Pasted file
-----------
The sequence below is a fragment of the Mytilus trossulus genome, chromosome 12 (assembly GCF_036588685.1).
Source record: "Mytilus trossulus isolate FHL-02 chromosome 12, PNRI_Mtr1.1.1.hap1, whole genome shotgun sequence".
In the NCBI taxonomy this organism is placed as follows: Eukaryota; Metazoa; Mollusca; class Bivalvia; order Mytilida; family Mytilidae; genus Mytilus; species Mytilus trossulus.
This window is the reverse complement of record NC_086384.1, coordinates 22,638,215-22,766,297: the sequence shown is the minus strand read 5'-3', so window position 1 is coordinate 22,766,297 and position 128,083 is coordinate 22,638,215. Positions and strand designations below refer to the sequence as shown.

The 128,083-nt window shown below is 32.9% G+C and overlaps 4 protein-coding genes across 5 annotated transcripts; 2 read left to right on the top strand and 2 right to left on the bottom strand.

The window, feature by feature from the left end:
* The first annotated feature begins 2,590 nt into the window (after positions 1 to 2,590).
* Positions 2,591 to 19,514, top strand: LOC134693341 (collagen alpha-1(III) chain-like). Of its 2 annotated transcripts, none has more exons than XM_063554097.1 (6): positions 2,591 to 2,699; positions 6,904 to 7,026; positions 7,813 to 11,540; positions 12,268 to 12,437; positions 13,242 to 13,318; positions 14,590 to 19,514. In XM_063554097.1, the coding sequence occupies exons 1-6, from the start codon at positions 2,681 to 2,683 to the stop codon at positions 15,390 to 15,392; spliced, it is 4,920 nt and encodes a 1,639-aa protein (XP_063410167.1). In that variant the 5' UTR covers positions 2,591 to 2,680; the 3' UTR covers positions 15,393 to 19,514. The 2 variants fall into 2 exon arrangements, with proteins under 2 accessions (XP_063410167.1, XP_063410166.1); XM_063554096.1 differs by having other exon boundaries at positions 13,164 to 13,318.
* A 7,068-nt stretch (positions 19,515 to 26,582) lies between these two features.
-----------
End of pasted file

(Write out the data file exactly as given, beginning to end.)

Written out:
The sequence below is a fragment of the Mytilus trossulus genome, chromosome 12 (assembly GCF_036588685.1).
Source record: "Mytilus trossulus isolate FHL-02 chromosome 12, PNRI_Mtr1.1.1.hap1, whole genome shotgun sequence".
In the NCBI taxonomy this organism is placed as follows: Eukaryota; Metazoa; Mollusca; class Bivalvia; order Mytilida; family Mytilidae; genus Mytilus; species Mytilus trossulus.
This window is the reverse complement of record NC_086384.1, coordinates 22,638,215-22,766,297: the sequence shown is the minus strand read 5'-3', so window position 1 is coordinate 22,766,297 and position 128,083 is coordinate 22,638,215. Positions and strand designations below refer to the sequence as shown.

The 128,083-nt window shown below is 32.9% G+C and overlaps 4 protein-coding genes across 5 annotated transcripts; 2 read left to right on the top strand and 2 right to left on the bottom strand.

The window, feature by feature from the left end:
* The first annotated feature begins 2,590 nt into the window (after positions 1 to 2,590).
* Positions 2,591 to 19,514, top strand: LOC134693341 (collagen alpha-1(III) chain-like). Of its 2 annotated transcripts, none has more exons than XM_063554097.1 (6): positions 2,591 to 2,699; positions 6,904 to 7,026; positions 7,813 to 11,540; positions 12,268 to 12,437; positions 13,242 to 13,318; positions 14,590 to 19,514. In XM_063554097.1, the coding sequence occupies exons 1-6, from the start codon at positions 2,681 to 2,683 to the stop codon at positions 15,390 to 15,392; spliced, it is 4,920 nt and encodes a 1,639-aa protein (XP_063410167.1). In that variant the 5' UTR covers positions 2,591 to 2,680; the 3' UTR covers positions 15,393 to 19,514. The 2 variants fall into 2 exon arrangements, with proteins under 2 accessions (XP_063410167.1, XP_063410166.1); XM_063554096.1 differs by having other exon boundaries at positions 13,164 to 13,318.
* A 7,068-nt stretch (positions 19,515 to 26,582) lies between these two features.